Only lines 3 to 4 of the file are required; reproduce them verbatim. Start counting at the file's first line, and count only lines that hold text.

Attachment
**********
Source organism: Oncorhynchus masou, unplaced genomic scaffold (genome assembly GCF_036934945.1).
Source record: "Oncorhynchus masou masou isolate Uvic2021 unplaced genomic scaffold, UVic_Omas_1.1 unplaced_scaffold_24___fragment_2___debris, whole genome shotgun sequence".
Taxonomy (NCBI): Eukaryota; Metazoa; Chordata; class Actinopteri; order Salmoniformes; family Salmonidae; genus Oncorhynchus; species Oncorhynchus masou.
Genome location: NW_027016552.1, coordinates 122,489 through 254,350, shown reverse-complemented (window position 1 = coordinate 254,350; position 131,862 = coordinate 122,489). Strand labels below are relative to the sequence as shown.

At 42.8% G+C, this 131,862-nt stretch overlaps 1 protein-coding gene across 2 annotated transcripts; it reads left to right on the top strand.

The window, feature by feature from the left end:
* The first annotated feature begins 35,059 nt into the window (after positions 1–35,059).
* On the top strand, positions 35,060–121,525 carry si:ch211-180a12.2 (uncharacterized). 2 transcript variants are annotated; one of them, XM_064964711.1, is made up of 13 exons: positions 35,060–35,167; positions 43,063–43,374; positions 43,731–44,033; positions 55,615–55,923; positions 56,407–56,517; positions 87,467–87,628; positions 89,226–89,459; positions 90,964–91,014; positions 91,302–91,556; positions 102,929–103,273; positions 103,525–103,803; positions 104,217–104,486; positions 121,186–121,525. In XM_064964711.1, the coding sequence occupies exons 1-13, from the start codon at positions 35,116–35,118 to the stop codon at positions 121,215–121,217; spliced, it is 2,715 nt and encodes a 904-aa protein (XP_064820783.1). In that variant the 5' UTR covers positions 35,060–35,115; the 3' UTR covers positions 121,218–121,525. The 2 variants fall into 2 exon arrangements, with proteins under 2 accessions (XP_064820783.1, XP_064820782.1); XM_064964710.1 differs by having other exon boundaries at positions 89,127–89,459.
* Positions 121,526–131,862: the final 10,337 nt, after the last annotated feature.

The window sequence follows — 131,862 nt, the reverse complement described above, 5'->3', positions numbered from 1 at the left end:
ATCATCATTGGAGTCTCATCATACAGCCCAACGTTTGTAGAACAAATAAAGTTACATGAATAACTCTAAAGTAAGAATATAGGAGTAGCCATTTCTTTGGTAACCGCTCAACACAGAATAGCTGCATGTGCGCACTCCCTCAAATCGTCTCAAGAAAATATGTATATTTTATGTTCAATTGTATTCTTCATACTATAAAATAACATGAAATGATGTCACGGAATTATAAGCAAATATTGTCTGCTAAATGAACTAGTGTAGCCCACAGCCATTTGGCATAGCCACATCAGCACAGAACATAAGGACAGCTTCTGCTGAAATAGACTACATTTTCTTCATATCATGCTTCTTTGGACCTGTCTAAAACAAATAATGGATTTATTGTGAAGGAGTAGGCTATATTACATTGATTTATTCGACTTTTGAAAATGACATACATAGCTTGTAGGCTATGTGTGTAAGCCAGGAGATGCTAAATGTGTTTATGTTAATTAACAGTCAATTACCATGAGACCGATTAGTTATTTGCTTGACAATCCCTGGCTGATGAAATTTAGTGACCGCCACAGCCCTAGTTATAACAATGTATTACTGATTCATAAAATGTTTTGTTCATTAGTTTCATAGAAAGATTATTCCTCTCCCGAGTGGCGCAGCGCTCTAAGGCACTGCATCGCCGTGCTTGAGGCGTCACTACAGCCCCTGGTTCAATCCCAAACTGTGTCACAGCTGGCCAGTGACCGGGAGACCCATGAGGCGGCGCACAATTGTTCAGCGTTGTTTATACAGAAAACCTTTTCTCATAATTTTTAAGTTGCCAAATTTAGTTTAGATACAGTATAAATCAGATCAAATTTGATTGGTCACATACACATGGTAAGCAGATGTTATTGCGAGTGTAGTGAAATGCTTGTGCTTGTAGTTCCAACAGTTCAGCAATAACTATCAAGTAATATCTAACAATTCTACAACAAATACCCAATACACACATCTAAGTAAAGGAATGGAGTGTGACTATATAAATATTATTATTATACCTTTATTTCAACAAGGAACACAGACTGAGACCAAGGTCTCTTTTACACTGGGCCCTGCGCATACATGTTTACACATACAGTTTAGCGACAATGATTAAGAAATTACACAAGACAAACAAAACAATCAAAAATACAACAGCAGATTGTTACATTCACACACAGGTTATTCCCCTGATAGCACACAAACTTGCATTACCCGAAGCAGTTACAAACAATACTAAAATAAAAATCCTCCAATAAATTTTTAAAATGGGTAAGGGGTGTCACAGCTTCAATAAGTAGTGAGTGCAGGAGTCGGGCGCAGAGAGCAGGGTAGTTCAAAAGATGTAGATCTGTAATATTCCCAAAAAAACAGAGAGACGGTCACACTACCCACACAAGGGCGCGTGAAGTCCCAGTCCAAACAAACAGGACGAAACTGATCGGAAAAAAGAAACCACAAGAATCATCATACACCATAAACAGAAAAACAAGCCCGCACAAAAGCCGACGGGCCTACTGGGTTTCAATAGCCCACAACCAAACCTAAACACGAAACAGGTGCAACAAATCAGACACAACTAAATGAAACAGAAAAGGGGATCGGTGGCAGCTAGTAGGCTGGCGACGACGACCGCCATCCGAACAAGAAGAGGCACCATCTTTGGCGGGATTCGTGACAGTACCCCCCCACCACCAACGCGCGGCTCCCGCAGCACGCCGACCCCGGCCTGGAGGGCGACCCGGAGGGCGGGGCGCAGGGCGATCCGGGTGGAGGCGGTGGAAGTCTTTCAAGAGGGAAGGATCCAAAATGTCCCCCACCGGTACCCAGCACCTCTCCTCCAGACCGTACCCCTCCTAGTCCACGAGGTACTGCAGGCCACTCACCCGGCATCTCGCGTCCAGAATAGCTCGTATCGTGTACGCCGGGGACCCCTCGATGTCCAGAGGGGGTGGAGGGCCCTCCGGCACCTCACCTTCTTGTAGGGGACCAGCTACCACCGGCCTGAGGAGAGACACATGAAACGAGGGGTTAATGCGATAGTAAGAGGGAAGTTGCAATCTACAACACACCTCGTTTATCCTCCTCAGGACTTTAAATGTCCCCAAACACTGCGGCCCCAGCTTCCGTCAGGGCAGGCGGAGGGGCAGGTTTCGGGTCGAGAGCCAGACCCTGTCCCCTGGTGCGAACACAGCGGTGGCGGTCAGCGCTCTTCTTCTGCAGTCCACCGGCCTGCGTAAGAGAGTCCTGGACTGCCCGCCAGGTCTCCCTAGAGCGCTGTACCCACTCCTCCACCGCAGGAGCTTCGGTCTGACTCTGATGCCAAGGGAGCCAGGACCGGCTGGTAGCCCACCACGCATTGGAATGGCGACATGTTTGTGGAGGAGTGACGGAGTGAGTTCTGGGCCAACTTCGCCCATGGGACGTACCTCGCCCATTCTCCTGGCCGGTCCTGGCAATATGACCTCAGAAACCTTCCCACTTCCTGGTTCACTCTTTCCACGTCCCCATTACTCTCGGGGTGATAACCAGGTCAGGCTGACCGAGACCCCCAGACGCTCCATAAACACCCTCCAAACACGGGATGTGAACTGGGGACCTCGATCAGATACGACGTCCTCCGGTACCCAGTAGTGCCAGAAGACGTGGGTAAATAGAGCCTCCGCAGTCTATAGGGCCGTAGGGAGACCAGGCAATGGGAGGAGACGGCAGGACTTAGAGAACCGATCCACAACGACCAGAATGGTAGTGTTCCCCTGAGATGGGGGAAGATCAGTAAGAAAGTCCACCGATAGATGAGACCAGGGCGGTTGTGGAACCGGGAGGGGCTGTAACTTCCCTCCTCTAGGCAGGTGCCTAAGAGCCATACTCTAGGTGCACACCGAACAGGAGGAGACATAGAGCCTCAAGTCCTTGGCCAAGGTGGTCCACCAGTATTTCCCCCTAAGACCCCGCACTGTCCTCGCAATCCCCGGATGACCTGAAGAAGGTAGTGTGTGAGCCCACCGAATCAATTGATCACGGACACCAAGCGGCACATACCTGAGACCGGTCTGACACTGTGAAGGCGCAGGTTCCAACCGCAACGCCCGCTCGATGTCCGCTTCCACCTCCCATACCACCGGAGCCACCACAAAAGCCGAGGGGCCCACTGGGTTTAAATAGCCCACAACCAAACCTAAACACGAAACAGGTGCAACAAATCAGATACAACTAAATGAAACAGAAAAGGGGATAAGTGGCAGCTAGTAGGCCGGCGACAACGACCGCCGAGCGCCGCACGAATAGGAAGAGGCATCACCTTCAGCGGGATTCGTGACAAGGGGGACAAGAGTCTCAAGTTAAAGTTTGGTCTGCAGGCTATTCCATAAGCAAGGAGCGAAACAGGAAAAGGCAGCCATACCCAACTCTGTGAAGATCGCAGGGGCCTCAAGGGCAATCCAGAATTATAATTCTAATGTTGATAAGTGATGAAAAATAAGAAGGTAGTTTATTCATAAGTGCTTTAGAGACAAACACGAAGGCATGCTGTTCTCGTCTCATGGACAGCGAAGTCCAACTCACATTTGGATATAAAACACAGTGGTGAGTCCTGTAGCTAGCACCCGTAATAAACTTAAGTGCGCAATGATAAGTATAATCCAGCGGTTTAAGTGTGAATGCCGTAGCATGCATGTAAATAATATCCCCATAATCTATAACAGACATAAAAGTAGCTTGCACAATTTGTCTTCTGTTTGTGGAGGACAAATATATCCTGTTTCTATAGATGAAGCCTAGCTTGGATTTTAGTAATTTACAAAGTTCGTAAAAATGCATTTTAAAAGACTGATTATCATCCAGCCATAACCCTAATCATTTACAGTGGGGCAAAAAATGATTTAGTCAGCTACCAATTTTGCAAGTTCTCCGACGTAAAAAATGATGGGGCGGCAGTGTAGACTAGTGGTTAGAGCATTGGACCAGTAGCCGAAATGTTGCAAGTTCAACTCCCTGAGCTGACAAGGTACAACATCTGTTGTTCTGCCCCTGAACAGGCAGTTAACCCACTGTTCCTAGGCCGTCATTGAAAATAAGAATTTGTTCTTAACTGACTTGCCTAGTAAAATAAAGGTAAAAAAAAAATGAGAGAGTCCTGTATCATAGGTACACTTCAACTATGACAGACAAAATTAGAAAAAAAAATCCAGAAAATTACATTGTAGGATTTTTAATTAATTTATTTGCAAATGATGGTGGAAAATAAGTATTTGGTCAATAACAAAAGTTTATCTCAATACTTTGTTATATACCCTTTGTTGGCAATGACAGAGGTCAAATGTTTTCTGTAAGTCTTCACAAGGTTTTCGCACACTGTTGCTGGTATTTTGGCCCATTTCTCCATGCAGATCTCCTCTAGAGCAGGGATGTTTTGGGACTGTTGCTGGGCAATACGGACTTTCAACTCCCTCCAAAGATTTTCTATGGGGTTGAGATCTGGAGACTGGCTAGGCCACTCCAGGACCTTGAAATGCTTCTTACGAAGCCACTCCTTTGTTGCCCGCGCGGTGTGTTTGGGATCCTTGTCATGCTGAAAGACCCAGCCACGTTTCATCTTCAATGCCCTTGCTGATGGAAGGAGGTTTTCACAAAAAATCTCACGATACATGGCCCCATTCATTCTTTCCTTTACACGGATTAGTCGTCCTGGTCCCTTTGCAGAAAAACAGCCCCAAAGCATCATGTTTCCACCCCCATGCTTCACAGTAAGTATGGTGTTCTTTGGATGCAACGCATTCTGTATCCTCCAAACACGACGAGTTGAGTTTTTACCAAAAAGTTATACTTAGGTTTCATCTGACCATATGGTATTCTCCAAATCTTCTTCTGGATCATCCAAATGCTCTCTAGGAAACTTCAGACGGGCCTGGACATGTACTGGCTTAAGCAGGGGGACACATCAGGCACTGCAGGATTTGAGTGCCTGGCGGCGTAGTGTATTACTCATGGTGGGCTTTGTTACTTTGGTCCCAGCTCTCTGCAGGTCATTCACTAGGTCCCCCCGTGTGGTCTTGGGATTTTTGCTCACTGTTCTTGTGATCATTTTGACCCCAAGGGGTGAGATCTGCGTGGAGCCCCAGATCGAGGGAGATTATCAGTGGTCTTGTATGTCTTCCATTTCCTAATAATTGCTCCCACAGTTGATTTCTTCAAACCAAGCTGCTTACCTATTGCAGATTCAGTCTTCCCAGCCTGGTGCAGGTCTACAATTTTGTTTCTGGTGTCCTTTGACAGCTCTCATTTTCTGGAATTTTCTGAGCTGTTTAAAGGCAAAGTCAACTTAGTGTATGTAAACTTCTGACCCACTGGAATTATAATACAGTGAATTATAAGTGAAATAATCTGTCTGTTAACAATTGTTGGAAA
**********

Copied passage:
Taxonomy (NCBI): Eukaryota; Metazoa; Chordata; class Actinopteri; order Salmoniformes; family Salmonidae; genus Oncorhynchus; species Oncorhynchus masou.
Genome location: NW_027016552.1, coordinates 122,489 through 254,350, shown reverse-complemented (window position 1 = coordinate 254,350; position 131,862 = coordinate 122,489). Strand labels below are relative to the sequence as shown.